-- Don Armstrong (firstname.lastname@example.org), November 27, 2001.
Picture an imaginary spot between the eyes on the forehead and shoot. Slit the throat. Hang by the hind feet to bleed. Cut out the innards. Strip the hide. Sheesh, I'm exhausted! Sure glad the butcher comes out to the ranch to do it! -G-
-- ~Rogo (email@example.com), November 27, 2001.
Here's my way to drop them, food in one hand so they'll stand still and and the shot will be quick and humane. I use a 38 placed behind the left ear and aim for the right eye, it is a sure brain and spine shot. Cut above the sternum, in 3"and up 3" to cut the aorta which is the biggest artery to get the best blood flow possible. This is critical for health standards, I skin them by hooking heavy weights in the skin and just walk around them dragging your skinning knife.
-- Raymond L Gray (firstname.lastname@example.org), November 28, 2001.
That's exactly where we "stick" them, Raymond. Produces a thorough bleed!
-- Marcia (HrMr@webtv.net), November 28, 2001.
Try tp keep them calm and in a small pen when you kill, when they get excited the adrenialn (sp?) starts to flow and affects the meat.
A freinds pig ran around the pen and fell, the hams were bruised and had blood spots in the meat, she lost a lot of meat because of it.
-- jennifer (email@example.com), November 28, 2001.
We used to kill hogs when I was a kid. My husband doesn't know how, and my father is dead now, but the meat was much better than what is in the stores. We salt cured the meat. I like it better than smoked meat. We shot the hog in the head, cut the throat, slits in the ankles used a tractor to hang it up by the feet, spread eagle, gutted him, saved the innerds for whatever, heated up a vat of water,(a pit dug, with a metal vat looked like a boat setting over the pit, set a fire under the vat and heated the water to boiling, lowered the hog into the vat and used knives to scrape off the hair. Then we went about cutting the hog up. Used the fat cut up into small pieces, to boil them in a pot over a fire drain the fat off put it into metal drums to cool and use for lard. We ate the craklins, yum. Used etc. parts to make souse. It is a big job and the cost of raising the critters is almost not worth it. We rolled the hams into the salt box and hung them in a building outside until cured.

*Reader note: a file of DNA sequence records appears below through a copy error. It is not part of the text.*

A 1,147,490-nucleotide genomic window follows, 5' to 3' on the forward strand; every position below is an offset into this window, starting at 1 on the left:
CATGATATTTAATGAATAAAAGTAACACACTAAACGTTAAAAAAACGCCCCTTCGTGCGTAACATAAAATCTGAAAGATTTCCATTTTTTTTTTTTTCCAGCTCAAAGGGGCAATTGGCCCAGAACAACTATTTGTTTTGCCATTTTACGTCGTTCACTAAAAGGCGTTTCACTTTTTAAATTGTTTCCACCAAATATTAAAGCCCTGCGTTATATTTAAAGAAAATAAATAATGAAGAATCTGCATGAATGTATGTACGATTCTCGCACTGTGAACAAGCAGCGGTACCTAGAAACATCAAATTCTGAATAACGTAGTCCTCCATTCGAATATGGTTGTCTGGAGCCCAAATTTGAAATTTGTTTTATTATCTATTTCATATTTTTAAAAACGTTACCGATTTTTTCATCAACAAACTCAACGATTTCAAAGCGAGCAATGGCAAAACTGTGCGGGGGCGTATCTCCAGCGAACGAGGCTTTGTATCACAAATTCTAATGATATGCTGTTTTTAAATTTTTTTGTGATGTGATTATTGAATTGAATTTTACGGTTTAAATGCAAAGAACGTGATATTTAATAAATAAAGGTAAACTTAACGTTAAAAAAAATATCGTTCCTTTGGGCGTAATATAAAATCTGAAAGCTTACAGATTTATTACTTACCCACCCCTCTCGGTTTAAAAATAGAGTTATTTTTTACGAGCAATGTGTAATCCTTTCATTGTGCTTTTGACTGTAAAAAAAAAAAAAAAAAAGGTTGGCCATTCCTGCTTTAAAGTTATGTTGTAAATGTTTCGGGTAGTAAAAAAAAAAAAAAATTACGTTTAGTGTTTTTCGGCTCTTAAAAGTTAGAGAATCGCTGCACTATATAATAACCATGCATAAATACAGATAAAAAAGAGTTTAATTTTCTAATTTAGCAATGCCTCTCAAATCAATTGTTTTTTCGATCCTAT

-- Vanessa (firstname.lastname@example.org), November 29, 2001.
I just killed two pigs yesterday so it's still fresh in my head.Both pigs were shot using the ear to eye "X" method with a 22 mag. rifle. I then cut the throat,perhaps a little too well,my cousin called me O.J. The pigs were then hung by the hocks and skinned. I took the hide off all in one piece like you would a deer, but the idea about the box cutter and the long narrow strips sounds good. I used a game bag to keep the meat clean. Our local butcher shop took the offal which was nice. Good luck,Brent
-- Brent Mattix (email@example.com), November 29, 2001.